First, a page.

42 A safe distance margin in an area for one chaser is not necessarily safe for another chaser based on their experience level equipment and vehicle type

43 Keep in mind that every chaser has their level of acceptable risk and level of acceptable safety margins and different equipment and capabilities. Do not base your positions and escape routes on those of another chaser unless you have no other options and otherwise everything is lost

44 Help another chaser in need if you can particularly those who are stranded in a dangerous situation or position

45 Taking even nice secondary or back roads as a shortcut which are paved far into the country you may find yourself stuck with nothing but dirt roads. if the supercell begins raining on you in a highly tornadic environment then those roads will be mud and you may become stuck in a very bad situation

46 Driving into the core to escape a tornado is not always guaranteed safety as the tornado may loop back on you or particularly in HP supercells there may be a rain wrapped tornado already inside the structure. Likewise punching the core of said storm will likely cause you to drive into it's tornado in progress unawares. That said as a last ditch effort to avoid a tornado, driving into a deep core will usually work.

47 It is recommended you have safety goggles to protect your eyes from hail and glass.

48 For protection from tornadoes it is also recommended in addition to safety goggles that you have a strong helmet such as a motorcycle helmet and thick padded clothing such as leather jackets or flak jackets & boots with long pants.

49 Consider that it may be true that not all chase setups can be chased safely

50 Evaluate your mental strength and energy level before a chase. Make sure you are prepared and capable of dealing with the upcoming situation based on how high-end the event may be, road networks, urban areas, and other factors

51 If you don't like a chase situation or set up or believe it is beyond you or your equipments capabilities then do not chase it. It is better to turn around today and live to chase another day

52 Don't base your decisions of whether to chase a setup or situation or not on the chase community, peer pressure, status, or those of another chaser. Do not allow yourself to be biased. To protect yourself you must be responsible for yourself and that decision is solely yours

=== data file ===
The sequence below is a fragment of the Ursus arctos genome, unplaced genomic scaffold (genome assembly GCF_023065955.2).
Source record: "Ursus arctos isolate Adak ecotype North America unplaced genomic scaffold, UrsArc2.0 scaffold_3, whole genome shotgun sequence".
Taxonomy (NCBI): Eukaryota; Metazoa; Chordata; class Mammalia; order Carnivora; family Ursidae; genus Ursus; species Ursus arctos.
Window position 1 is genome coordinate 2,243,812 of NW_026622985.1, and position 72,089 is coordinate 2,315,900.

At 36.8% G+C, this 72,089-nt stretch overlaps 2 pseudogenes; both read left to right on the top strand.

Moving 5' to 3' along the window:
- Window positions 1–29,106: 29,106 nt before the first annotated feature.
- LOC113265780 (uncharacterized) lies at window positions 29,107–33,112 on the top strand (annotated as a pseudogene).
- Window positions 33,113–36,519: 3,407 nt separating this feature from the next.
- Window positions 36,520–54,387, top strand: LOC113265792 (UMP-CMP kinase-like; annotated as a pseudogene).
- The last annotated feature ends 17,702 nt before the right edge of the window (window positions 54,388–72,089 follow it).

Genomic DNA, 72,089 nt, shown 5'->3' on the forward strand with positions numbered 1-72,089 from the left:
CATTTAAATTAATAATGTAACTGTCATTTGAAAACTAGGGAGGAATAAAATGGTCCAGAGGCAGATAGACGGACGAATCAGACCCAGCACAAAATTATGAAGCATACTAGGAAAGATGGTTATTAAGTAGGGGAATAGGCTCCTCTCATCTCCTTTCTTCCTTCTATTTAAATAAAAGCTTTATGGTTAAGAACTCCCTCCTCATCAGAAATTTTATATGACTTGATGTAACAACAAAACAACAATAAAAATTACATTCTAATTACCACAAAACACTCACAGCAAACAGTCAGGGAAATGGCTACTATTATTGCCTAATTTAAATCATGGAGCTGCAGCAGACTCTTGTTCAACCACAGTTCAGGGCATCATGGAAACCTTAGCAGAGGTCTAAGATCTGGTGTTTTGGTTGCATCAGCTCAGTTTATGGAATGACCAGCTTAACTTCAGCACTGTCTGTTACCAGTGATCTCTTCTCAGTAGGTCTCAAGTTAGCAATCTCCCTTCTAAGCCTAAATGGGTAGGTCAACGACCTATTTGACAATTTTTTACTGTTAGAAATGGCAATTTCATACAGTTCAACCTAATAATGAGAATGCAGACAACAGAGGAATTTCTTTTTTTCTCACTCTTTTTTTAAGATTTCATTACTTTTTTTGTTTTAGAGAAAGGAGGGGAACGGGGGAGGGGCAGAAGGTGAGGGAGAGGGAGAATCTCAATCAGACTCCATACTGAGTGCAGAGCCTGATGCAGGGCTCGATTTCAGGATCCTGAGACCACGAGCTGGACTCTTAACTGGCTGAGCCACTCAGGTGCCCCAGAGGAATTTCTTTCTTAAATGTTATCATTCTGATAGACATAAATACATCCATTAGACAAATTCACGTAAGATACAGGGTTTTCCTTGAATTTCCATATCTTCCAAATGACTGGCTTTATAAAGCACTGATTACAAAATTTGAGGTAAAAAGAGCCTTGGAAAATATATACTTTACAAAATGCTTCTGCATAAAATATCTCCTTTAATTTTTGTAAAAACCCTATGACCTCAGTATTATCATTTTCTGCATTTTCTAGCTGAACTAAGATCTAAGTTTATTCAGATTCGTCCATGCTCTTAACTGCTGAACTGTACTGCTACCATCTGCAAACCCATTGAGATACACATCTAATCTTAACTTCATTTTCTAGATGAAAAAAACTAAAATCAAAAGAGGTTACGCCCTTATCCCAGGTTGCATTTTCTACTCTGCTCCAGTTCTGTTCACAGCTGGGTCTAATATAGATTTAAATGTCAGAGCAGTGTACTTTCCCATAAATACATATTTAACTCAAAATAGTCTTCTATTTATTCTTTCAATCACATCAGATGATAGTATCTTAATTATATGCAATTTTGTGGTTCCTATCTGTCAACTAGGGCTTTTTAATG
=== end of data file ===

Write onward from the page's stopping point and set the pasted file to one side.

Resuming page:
53 Do not allow yourself to be lured into a position just because you see other chasers take a position. The fact that they are in that position such as next to, nearby, or under the tornado, does not make it safe.

54 Driving into a tornado can ruin your whole day

55 Driving into the core when things get rough is typically abetter solution than challenging the tornado or racing through destructive violent rear flank downdraft, but never a guarantee of safety

56 Be very careful crossing flooded roadways or low water crossings. Only 6 inches of fast moving water can move your car. It is also possible that the roadway has washed out underneath the water and you just can't see it. Remember turn around don't drown

57 Pick your battle. If you feel it is unsafe to intercept a tornado in a particular location based on the apparent set up then perhaps you can navigate to another location which is safer and more suitable

58 Be very careful of driving over or through downed power lines. You must make sure they are truly dead but you also must remember the relay can reactivate them to test the connection at anytime. If they come in contact with your vehicle when live you very well may be electrocuted

59 Be wary of chasing through road networks in areas where tornadoes have caused damage on recent previous days. the road you plan on using may be blocked and impassable

60 Be aware of and prepare for unplanned road construction.These can delay you getting to your chase target as well as put you in danger when you attempt to flee a storm or tornado